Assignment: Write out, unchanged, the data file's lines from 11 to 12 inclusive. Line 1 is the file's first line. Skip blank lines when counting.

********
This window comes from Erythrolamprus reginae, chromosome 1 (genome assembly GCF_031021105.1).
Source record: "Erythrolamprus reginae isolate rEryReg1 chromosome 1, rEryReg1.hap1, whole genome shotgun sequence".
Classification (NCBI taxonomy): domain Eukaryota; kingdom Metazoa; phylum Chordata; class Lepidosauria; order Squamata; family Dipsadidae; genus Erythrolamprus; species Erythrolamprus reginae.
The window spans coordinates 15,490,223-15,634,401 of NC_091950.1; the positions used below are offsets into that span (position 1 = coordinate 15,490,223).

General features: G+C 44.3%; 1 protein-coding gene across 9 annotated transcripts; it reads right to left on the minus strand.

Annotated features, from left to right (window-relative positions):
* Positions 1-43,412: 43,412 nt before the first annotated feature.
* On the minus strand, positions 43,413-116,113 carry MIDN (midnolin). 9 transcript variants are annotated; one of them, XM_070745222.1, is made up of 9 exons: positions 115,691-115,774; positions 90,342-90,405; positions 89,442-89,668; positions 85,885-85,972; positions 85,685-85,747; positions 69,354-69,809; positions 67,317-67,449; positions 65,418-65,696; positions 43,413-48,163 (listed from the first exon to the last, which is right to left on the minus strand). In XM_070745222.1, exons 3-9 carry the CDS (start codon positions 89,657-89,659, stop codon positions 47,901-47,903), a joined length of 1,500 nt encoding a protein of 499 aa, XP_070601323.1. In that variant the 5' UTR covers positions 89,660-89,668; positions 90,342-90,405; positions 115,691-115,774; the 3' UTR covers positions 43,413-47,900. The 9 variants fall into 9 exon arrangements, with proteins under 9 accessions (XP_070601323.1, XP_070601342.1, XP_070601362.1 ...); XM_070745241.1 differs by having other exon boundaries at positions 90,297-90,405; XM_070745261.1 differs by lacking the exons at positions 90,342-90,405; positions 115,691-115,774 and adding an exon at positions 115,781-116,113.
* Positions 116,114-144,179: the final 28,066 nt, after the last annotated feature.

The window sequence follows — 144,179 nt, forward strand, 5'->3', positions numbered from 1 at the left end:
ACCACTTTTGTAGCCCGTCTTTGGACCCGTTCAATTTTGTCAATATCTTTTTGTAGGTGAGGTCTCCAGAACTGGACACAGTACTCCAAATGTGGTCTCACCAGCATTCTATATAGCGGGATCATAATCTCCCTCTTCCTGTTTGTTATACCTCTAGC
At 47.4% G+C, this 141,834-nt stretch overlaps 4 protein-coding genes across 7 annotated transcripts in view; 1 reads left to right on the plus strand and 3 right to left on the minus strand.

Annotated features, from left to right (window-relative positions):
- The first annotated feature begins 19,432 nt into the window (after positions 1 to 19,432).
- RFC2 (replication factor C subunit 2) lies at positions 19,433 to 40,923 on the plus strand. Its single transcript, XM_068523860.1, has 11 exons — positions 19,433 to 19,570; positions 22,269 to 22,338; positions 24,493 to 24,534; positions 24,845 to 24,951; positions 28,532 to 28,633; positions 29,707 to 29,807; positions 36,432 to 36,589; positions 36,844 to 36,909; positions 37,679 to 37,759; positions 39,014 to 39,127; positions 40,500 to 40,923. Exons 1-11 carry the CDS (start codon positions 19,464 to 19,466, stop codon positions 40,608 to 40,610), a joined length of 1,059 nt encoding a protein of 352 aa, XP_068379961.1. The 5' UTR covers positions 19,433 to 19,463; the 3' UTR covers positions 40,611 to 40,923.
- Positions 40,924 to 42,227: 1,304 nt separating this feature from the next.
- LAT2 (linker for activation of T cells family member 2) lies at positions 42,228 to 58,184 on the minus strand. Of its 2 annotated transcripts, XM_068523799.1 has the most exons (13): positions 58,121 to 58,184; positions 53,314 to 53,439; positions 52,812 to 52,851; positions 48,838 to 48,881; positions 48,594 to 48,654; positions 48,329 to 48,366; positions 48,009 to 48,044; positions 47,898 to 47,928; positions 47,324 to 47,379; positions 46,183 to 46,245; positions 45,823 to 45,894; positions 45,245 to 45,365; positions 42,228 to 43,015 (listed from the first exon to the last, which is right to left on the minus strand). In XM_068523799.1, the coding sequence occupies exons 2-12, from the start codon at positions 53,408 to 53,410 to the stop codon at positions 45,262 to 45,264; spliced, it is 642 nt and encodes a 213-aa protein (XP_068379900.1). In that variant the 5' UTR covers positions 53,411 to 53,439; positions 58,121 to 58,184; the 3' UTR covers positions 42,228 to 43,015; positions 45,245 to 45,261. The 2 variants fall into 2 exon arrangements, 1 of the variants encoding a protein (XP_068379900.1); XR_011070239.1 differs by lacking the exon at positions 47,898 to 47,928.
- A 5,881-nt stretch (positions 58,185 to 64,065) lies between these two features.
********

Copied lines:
ACCACTTTTGTAGCCCGTCTTTGGACCCGTTCAATTTTGTCAATATCTTTTTGTAGGTGAGGTCTCCAGAACTGGACACAGTACTCCAAATGTGGTCTCACCAGCATTCTATATAGCGGGATCATAATCTCCCTCTTCCTGTTTGTTATACCTCTAGC
At 47.4% G+C, this 141,834-nt stretch overlaps 4 protein-coding genes across 7 annotated transcripts in view; 1 reads left to right on the plus strand and 3 right to left on the minus strand.